In video games, boss fights usually come at the end of levels, acts, chapters, etc. You work your way through a series of smaller challenges, baddies or puzzles to earn the right to face off against a boss and, should you emerge victorious, move on to the next section of the game. That was the custom established decades ago, and it’s largely stuck ever since.
Not so in Cuphead, StudioMDHR’s debut old-time cartoons-inspired shooter. Cuphead has an overworld that you can wander around in and select where to go next, but your what you’re selecting from are boss fights, not levels. Yesterday at E3 XBLA Fans went hands-on with one of those boss fights — and died. Repeatedly. But damn if doing so wasn’t fun.
After selecting what looked like a rocking little music hall on the overworld, I was thrown into a boss fight with a pair of giant frogs with another random player at my side. Hurting the frogs was easy enough: keep holding down the shooting button and take aim at the one frog or the other. The overgrown amphibians soak up tons of fire coming from your characters’ index finger and thumb as they form the shape of a gun and spew forth a barrage of pew, pew, pews.
The bosses, of course, don’t just take this abuse laying down. One shoots ice balls at differing heights, requiring you to alternate between leaping over them and going prone to duck them, while the other spits out flaming bees that you can shoot out of the air. Once you inflict enough damage during this stage of the fight, one of the frogs rolls toward you before going into a new pattern.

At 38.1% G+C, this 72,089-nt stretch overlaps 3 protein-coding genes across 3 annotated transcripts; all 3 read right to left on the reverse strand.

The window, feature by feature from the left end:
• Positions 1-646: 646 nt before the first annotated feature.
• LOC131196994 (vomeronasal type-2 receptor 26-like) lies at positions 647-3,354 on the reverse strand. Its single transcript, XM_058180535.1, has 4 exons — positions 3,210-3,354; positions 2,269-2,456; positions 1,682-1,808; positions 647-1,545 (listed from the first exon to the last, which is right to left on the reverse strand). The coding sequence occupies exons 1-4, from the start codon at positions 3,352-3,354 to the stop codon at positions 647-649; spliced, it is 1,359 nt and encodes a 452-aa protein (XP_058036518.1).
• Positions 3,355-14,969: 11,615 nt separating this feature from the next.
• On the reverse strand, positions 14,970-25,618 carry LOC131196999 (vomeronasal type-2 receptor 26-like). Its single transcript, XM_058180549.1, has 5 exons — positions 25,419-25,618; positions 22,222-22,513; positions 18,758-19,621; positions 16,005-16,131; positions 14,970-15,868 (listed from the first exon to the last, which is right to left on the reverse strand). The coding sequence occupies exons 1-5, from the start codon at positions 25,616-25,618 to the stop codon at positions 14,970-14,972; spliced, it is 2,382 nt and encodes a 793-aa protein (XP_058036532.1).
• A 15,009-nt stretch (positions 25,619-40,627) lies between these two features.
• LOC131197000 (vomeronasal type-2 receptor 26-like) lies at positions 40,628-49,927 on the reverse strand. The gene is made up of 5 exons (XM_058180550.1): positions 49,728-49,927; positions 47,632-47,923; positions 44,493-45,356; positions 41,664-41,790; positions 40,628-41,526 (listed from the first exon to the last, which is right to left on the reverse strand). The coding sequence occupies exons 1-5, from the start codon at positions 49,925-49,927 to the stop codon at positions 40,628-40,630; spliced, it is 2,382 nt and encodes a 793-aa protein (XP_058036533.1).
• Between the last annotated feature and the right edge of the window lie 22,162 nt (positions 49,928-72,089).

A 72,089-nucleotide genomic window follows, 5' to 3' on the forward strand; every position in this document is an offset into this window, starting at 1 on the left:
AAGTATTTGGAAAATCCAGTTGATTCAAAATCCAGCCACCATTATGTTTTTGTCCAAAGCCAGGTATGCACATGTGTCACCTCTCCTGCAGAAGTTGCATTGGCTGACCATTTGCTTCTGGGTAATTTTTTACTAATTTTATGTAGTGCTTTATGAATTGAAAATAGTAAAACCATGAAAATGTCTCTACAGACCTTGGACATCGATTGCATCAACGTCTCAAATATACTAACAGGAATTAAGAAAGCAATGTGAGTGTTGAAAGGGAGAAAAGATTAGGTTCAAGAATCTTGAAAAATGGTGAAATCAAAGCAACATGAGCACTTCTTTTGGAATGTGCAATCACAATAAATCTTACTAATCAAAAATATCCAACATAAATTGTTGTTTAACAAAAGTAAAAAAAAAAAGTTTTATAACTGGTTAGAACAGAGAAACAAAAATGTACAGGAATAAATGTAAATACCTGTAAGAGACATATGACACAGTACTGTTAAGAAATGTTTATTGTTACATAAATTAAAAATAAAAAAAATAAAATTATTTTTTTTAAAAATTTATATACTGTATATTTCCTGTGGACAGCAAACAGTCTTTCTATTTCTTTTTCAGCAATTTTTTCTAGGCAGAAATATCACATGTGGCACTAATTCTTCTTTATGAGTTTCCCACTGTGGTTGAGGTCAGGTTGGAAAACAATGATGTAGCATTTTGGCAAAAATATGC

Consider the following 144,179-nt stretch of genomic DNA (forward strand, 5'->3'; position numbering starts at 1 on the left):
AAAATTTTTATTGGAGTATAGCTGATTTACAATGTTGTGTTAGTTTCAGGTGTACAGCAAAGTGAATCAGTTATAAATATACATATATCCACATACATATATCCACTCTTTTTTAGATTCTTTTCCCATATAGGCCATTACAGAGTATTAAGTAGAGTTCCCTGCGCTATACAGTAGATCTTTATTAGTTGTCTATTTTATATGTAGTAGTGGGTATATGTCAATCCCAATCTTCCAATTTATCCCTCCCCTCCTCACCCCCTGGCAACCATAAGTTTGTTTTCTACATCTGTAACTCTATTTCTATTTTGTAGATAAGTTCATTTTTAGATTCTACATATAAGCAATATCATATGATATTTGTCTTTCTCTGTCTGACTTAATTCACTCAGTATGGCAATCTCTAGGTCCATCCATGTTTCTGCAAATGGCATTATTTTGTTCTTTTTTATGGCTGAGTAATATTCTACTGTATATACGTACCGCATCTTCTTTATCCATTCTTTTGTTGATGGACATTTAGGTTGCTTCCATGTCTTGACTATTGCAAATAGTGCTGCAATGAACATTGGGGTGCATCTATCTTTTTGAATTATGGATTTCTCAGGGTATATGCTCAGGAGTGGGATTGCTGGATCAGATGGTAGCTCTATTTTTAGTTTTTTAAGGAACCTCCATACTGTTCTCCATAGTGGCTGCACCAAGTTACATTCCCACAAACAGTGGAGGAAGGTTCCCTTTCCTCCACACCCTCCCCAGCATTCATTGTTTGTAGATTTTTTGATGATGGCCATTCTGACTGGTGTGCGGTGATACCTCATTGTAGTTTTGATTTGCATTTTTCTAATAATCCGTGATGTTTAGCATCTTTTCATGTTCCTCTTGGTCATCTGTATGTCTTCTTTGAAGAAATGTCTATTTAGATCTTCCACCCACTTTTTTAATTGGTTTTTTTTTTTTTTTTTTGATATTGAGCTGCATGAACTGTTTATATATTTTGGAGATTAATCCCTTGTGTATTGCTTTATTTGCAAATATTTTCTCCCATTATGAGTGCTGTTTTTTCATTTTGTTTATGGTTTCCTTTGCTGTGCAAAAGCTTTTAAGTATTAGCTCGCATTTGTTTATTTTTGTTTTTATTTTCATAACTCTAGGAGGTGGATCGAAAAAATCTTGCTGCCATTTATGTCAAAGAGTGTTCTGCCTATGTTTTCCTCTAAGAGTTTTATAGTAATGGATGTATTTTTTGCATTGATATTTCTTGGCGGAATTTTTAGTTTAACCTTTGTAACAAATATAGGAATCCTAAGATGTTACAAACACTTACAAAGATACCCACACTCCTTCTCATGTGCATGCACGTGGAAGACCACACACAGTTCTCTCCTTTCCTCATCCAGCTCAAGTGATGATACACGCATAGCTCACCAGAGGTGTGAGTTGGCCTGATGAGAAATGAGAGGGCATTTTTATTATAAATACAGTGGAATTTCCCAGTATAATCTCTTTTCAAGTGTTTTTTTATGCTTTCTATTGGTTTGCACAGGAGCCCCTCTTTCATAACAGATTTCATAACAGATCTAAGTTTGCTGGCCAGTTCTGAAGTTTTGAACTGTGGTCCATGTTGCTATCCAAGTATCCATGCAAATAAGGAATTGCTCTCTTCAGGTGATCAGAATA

At Microsoft’s E3 press conference on Monday morning, there was a video montage of a lot of games that are coming to Xbox One through the ID@Xbox program. Over the next few days, XBLA Fans is bringing you a slightly longer glimpse of those titles than what the montage trailer allowed for. Our coverage of these titles will be in alphabetical order. Below is a look at the first seven of those games.
Previously known in the United States as Out of This World, Another World might recall the original Prince of Persia — both titles were animated in similar fashion, using rotoscoping to create more precise animations than were previously possible in the early 1990s. This 20th Anniversary Edition, developed by The Digital Lounge, looks to be more historical preservation than remaster, which shouldn’t stop modern gamers from getting a taste of the old world by looking at this forgotten gem.